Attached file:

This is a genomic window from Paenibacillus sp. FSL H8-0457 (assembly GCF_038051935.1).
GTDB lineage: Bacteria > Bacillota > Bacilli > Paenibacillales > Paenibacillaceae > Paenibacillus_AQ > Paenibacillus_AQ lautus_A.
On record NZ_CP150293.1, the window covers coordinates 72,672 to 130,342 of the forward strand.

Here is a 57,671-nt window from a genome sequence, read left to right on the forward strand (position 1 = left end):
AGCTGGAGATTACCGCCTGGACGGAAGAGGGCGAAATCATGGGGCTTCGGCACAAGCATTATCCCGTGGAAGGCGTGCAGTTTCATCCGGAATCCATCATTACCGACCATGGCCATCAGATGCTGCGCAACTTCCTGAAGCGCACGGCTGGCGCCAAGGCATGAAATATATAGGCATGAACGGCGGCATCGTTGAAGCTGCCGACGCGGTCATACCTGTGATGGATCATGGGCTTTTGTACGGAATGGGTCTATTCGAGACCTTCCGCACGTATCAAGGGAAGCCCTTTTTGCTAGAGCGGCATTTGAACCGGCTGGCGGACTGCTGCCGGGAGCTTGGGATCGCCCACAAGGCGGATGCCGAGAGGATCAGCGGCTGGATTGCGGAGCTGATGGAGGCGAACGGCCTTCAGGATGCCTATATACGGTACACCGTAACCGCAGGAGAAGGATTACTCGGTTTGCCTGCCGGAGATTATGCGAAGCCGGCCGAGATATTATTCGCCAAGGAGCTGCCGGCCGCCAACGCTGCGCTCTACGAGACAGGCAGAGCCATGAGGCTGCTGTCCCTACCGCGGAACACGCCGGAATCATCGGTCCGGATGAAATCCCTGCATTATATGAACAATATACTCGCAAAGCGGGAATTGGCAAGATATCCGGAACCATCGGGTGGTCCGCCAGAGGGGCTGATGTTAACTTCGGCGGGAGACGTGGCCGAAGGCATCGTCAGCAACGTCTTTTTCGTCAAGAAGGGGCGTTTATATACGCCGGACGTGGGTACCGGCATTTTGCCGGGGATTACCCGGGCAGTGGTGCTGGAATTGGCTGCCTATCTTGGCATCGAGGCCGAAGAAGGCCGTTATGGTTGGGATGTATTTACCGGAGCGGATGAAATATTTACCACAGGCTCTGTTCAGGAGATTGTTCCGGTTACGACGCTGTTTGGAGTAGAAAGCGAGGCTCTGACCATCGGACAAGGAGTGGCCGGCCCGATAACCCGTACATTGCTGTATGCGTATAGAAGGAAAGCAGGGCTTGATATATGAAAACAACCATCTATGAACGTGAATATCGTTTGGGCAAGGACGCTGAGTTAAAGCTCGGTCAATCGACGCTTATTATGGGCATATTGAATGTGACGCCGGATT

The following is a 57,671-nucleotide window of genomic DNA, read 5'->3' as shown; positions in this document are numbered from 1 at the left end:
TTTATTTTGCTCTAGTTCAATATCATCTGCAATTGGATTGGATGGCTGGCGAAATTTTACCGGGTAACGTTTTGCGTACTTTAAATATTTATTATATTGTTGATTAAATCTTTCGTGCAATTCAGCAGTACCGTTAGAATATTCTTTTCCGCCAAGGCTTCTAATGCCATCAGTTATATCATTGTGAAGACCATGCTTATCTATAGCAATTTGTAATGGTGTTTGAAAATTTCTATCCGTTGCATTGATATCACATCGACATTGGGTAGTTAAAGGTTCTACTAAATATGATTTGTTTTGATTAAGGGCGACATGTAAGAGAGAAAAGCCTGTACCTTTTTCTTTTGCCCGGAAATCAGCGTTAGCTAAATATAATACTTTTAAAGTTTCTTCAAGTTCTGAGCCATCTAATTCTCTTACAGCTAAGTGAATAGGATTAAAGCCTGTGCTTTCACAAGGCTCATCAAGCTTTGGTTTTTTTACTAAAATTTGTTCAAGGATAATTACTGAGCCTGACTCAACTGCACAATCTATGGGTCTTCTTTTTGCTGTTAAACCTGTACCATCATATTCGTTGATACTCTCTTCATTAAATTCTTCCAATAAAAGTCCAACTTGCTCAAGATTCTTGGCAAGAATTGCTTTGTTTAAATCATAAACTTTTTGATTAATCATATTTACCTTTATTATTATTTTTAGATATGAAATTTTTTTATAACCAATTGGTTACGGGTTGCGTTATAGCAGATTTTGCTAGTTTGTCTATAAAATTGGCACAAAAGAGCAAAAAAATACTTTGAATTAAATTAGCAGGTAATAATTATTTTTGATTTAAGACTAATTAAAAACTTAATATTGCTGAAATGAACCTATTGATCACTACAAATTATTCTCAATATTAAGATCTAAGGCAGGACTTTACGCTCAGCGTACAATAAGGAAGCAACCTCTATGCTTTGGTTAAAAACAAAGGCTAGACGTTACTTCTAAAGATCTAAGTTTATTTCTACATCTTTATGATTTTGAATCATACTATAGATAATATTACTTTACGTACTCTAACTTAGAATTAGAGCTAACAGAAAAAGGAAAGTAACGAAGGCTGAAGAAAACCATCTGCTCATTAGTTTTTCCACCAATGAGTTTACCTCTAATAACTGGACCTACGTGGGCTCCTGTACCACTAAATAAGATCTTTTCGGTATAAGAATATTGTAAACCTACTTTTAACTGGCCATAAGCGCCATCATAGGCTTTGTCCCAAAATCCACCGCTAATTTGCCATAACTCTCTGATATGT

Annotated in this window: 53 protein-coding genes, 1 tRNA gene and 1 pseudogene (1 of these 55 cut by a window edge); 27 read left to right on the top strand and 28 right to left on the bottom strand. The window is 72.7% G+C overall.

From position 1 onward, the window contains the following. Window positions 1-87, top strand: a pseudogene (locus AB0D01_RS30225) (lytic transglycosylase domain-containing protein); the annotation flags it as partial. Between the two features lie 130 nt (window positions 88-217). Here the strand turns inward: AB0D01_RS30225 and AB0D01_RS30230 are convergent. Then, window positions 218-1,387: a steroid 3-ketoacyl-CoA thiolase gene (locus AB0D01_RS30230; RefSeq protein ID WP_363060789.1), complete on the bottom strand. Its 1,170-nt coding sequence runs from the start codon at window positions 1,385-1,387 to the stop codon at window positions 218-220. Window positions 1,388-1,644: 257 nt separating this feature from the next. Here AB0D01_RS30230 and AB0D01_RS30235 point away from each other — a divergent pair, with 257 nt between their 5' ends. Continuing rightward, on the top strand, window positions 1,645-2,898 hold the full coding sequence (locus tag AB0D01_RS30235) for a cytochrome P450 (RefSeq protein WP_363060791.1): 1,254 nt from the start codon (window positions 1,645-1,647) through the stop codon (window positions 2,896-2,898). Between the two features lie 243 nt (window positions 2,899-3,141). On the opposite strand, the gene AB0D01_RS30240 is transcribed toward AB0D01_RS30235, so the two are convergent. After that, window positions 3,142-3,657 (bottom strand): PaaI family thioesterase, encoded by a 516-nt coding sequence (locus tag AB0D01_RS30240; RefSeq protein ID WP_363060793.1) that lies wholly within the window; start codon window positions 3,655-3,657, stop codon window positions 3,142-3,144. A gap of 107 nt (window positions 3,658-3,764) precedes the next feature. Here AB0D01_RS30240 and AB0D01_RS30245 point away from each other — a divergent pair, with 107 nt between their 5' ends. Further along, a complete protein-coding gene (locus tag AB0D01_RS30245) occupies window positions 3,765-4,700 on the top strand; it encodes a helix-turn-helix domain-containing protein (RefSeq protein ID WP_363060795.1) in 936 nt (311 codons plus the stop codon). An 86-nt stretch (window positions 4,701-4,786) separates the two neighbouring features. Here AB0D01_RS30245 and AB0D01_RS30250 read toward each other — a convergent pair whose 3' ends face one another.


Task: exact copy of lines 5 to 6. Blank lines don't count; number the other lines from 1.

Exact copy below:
AGCTGGAGATTACCGCCTGGACGGAAGAGGGCGAAATCATGGGGCTTCGGCACAAGCATTATCCCGTGGAAGGCGTGCAGTTTCATCCGGAATCCATCATTACCGACCATGGCCATCAGATGCTGCGCAACTTCCTGAAGCGCACGGCTGGCGCCAAGGCATGAAATATATAGGCATGAACGGCGGCATCGTTGAAGCTGCCGACGCGGTCATACCTGTGATGGATCATGGGCTTTTGTACGGAATGGGTCTATTCGAGACCTTCCGCACGTATCAAGGGAAGCCCTTTTTGCTAGAGCGGCATTTGAACCGGCTGGCGGACTGCTGCCGGGAGCTTGGGATCGCCCACAAGGCGGATGCCGAGAGGATCAGCGGCTGGATTGCGGAGCTGATGGAGGCGAACGGCCTTCAGGATGCCTATATACGGTACACCGTAACCGCAGGAGAAGGATTACTCGGTTTGCCTGCCGGAGATTATGCGAAGCCGGCCGAGATATTATTCGCCAAGGAGCTGCCGGCCGCCAACGCTGCGCTCTACGAGACAGGCAGAGCCATGAGGCTGCTGTCCCTACCGCGGAACACGCCGGAATCATCGGTCCGGATGAAATCCCTGCATTATATGAACAATATACTCGCAAAGCGGGAATTGGCAAGATATCCGGAACCATCGGGTGGTCCGCCAGAGGGGCTGATGTTAACTTCGGCGGGAGACGTGGCCGAAGGCATCGTCAGCAACGTCTTTTTCGTCAAGAAGGGGCGTTTATATACGCCGGACGTGGGTACCGGCATTTTGCCGGGGATTACCCGGGCAGTGGTGCTGGAATTGGCTGCCTATCTTGGCATCGAGGCCGAAGAAGGCCGTTATGGTTGGGATGTATTTACCGGAGCGGATGAAATATTTACCACAGGCTCTGTTCAGGAGATTGTTCCGGTTACGACGCTGTTTGGAGTAGAAAGCGAGGCTCTGACCATCGGACAAGGAGTGGCCGGCCCGATAACCCGTACATTGCTGTATGCGTATAGAAGGAAAGCAGGGCTTGATATATGAAAACAACCATCTATGAACGTGAATATCGTTTGGGCAAGGACGCTGAGTTAAAGCTCGGTCAATCGACGCTTATTATGGGCATATTGAATGTGACGCCGGATT

The following is a 57,671-nucleotide window of genomic DNA, read 5'->3' as shown; positions in this document are numbered from 1 at the left end: